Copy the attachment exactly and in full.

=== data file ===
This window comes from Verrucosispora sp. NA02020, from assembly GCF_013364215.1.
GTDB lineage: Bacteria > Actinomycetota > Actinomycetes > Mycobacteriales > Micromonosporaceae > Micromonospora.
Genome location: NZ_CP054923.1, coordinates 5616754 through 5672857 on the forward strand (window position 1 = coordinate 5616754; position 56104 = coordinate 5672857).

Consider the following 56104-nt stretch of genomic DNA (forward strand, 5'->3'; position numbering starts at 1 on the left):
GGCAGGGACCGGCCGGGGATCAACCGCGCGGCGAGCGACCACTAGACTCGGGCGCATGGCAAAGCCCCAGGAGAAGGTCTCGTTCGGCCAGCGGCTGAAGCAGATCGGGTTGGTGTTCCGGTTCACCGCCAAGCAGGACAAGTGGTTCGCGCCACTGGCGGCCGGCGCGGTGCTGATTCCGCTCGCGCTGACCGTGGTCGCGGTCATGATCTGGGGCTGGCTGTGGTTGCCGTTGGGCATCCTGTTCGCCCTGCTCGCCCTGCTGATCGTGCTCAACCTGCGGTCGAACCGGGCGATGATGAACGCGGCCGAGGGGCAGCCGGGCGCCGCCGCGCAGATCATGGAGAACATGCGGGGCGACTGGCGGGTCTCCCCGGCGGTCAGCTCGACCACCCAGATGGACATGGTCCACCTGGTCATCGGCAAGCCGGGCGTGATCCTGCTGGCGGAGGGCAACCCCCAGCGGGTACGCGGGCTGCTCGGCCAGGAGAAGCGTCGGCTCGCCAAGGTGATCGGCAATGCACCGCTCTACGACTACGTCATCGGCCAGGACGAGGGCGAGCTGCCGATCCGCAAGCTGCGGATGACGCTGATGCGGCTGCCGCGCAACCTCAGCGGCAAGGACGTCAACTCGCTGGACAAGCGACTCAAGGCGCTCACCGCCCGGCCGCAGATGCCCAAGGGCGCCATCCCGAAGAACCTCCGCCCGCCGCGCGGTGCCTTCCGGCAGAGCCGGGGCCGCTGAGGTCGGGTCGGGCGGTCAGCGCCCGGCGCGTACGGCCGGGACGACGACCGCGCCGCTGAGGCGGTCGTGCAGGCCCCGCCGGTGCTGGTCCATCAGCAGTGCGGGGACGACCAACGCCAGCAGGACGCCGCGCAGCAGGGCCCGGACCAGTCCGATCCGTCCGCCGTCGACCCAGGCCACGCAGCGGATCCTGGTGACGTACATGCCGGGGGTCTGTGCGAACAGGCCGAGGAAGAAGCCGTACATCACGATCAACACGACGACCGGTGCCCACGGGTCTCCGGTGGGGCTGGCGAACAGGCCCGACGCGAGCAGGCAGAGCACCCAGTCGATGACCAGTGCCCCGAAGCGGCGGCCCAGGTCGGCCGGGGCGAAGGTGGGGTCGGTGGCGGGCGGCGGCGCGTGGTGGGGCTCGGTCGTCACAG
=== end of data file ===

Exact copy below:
This window comes from Verrucosispora sp. NA02020, from assembly GCF_013364215.1.
GTDB lineage: Bacteria > Actinomycetota > Actinomycetes > Mycobacteriales > Micromonosporaceae > Micromonospora.
Genome location: NZ_CP054923.1, coordinates 5616754 through 5672857 on the forward strand (window position 1 = coordinate 5616754; position 56104 = coordinate 5672857).

Consider the following 56104-nt stretch of genomic DNA (forward strand, 5'->3'; position numbering starts at 1 on the left):
GGCAGGGACCGGCCGGGGATCAACCGCGCGGCGAGCGACCACTAGACTCGGGCGCATGGCAAAGCCCCAGGAGAAGGTCTCGTTCGGCCAGCGGCTGAAGCAGATCGGGTTGGTGTTCCGGTTCACCGCCAAGCAGGACAAGTGGTTCGCGCCACTGGCGGCCGGCGCGGTGCTGATTCCGCTCGCGCTGACCGTGGTCGCGGTCATGATCTGGGGCTGGCTGTGGTTGCCGTTGGGCATCCTGTTCGCCCTGCTCGCCCTGCTGATCGTGCTCAACCTGCGGTCGAACCGGGCGATGATGAACGCGGCCGAGGGGCAGCCGGGCGCCGCCGCGCAGATCATGGAGAACATGCGGGGCGACTGGCGGGTCTCCCCGGCGGTCAGCTCGACCACCCAGATGGACATGGTCCACCTGGTCATCGGCAAGCCGGGCGTGATCCTGCTGGCGGAGGGCAACCCCCAGCGGGTACGCGGGCTGCTCGGCCAGGAGAAGCGTCGGCTCGCCAAGGTGATCGGCAATGCACCGCTCTACGACTACGTCATCGGCCAGGACGAGGGCGAGCTGCCGATCCGCAAGCTGCGGATGACGCTGATGCGGCTGCCGCGCAACCTCAGCGGCAAGGACGTCAACTCGCTGGACAAGCGACTCAAGGCGCTCACCGCCCGGCCGCAGATGCCCAAGGGCGCCATCCCGAAGAACCTCCGCCCGCCGCGCGGTGCCTTCCGGCAGAGCCGGGGCCGCTGAGGTCGGGTCGGGCGGTCAGCGCCCGGCGCGTACGGCCGGGACGACGACCGCGCCGCTGAGGCGGTCGTGCAGGCCCCGCCGGTGCTGGTCCATCAGCAGTGCGGGGACGACCAACGCCAGCAGGACGCCGCGCAGCAGGGCCCGGACCAGTCCGATCCGTCCGCCGTCGACCCAGGCCACGCAGCGGATCCTGGTGACGTACATGCCGGGGGTCTGTGCGAACAGGCCGAGGAAGAAGCCGTACATCACGATCAACACGACGACCGGTGCCCACGGGTCTCCGGTGGGGCTGGCGAACAGGCCCGACGCGAGCAGGCAGAGCACCCAGTCGATGACCAGTGCCCCGAAGCGGCGGCCCAGGTCGGCCGGGGCGAAGGTGGGGTCGGTGGCGGGCGGCGGCGCGTGGTGGGGCTCGGTCGTCACAG